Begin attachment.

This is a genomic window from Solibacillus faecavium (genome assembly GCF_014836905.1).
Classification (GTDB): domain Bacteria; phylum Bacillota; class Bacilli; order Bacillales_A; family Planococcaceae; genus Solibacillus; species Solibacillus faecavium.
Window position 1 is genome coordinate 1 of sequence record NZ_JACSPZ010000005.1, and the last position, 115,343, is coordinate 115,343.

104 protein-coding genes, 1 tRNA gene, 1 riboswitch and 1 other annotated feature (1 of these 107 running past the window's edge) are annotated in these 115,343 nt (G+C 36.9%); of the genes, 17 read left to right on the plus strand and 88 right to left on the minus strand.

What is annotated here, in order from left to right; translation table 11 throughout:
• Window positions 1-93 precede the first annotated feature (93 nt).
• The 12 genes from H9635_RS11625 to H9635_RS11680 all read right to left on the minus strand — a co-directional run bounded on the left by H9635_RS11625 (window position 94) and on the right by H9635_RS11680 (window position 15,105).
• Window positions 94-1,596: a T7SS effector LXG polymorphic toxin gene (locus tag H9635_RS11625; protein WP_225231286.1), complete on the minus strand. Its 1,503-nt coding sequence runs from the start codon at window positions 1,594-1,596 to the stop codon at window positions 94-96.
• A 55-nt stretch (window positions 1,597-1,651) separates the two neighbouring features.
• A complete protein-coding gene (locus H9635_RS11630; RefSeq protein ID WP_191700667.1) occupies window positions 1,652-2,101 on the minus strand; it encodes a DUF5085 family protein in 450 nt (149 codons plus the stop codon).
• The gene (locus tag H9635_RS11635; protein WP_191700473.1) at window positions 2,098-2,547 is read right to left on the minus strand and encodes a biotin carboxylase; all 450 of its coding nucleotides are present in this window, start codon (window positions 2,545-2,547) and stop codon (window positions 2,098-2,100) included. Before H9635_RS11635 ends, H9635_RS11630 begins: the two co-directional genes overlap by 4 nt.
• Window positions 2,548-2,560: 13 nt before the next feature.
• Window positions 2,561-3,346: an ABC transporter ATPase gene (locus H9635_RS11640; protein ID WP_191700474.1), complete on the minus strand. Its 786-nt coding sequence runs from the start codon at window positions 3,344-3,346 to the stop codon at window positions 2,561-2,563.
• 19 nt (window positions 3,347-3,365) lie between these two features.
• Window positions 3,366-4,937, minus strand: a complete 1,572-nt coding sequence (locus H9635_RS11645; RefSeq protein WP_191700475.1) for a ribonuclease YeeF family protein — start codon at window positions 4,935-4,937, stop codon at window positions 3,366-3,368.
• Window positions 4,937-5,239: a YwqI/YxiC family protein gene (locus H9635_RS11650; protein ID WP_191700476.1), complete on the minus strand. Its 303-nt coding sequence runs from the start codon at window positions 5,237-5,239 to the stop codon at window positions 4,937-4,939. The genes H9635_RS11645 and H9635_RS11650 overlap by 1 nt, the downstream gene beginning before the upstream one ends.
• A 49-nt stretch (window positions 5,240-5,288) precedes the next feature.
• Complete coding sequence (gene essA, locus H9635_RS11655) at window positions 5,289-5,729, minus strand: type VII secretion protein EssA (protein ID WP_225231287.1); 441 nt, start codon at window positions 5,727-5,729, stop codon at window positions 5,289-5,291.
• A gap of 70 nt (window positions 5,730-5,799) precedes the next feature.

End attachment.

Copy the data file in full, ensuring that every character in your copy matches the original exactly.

This is a genomic window from Solibacillus faecavium (genome assembly GCF_014836905.1).
Classification (GTDB): domain Bacteria; phylum Bacillota; class Bacilli; order Bacillales_A; family Planococcaceae; genus Solibacillus; species Solibacillus faecavium.
Window position 1 is genome coordinate 1 of sequence record NZ_JACSPZ010000005.1, and the last position, 115,343, is coordinate 115,343.

104 protein-coding genes, 1 tRNA gene, 1 riboswitch and 1 other annotated feature (1 of these 107 running past the window's edge) are annotated in these 115,343 nt (G+C 36.9%); of the genes, 17 read left to right on the plus strand and 88 right to left on the minus strand.

What is annotated here, in order from left to right; translation table 11 throughout:
• Window positions 1-93 precede the first annotated feature (93 nt).
• The 12 genes from H9635_RS11625 to H9635_RS11680 all read right to left on the minus strand — a co-directional run bounded on the left by H9635_RS11625 (window position 94) and on the right by H9635_RS11680 (window position 15,105).
• Window positions 94-1,596: a T7SS effector LXG polymorphic toxin gene (locus tag H9635_RS11625; protein WP_225231286.1), complete on the minus strand. Its 1,503-nt coding sequence runs from the start codon at window positions 1,594-1,596 to the stop codon at window positions 94-96.
• A 55-nt stretch (window positions 1,597-1,651) separates the two neighbouring features.
• A complete protein-coding gene (locus H9635_RS11630; RefSeq protein ID WP_191700667.1) occupies window positions 1,652-2,101 on the minus strand; it encodes a DUF5085 family protein in 450 nt (149 codons plus the stop codon).
• The gene (locus tag H9635_RS11635; protein WP_191700473.1) at window positions 2,098-2,547 is read right to left on the minus strand and encodes a biotin carboxylase; all 450 of its coding nucleotides are present in this window, start codon (window positions 2,545-2,547) and stop codon (window positions 2,098-2,100) included. Before H9635_RS11635 ends, H9635_RS11630 begins: the two co-directional genes overlap by 4 nt.
• Window positions 2,548-2,560: 13 nt before the next feature.
• Window positions 2,561-3,346: an ABC transporter ATPase gene (locus H9635_RS11640; protein ID WP_191700474.1), complete on the minus strand. Its 786-nt coding sequence runs from the start codon at window positions 3,344-3,346 to the stop codon at window positions 2,561-2,563.
• 19 nt (window positions 3,347-3,365) lie between these two features.
• Window positions 3,366-4,937, minus strand: a complete 1,572-nt coding sequence (locus H9635_RS11645; RefSeq protein WP_191700475.1) for a ribonuclease YeeF family protein — start codon at window positions 4,935-4,937, stop codon at window positions 3,366-3,368.
• Window positions 4,937-5,239: a YwqI/YxiC family protein gene (locus H9635_RS11650; protein ID WP_191700476.1), complete on the minus strand. Its 303-nt coding sequence runs from the start codon at window positions 5,237-5,239 to the stop codon at window positions 4,937-4,939. The genes H9635_RS11645 and H9635_RS11650 overlap by 1 nt, the downstream gene beginning before the upstream one ends.
• A 49-nt stretch (window positions 5,240-5,288) precedes the next feature.
• Complete coding sequence (gene essA, locus H9635_RS11655) at window positions 5,289-5,729, minus strand: type VII secretion protein EssA (protein ID WP_225231287.1); 441 nt, start codon at window positions 5,727-5,729, stop codon at window positions 5,289-5,291.
• A gap of 70 nt (window positions 5,730-5,799) precedes the next feature.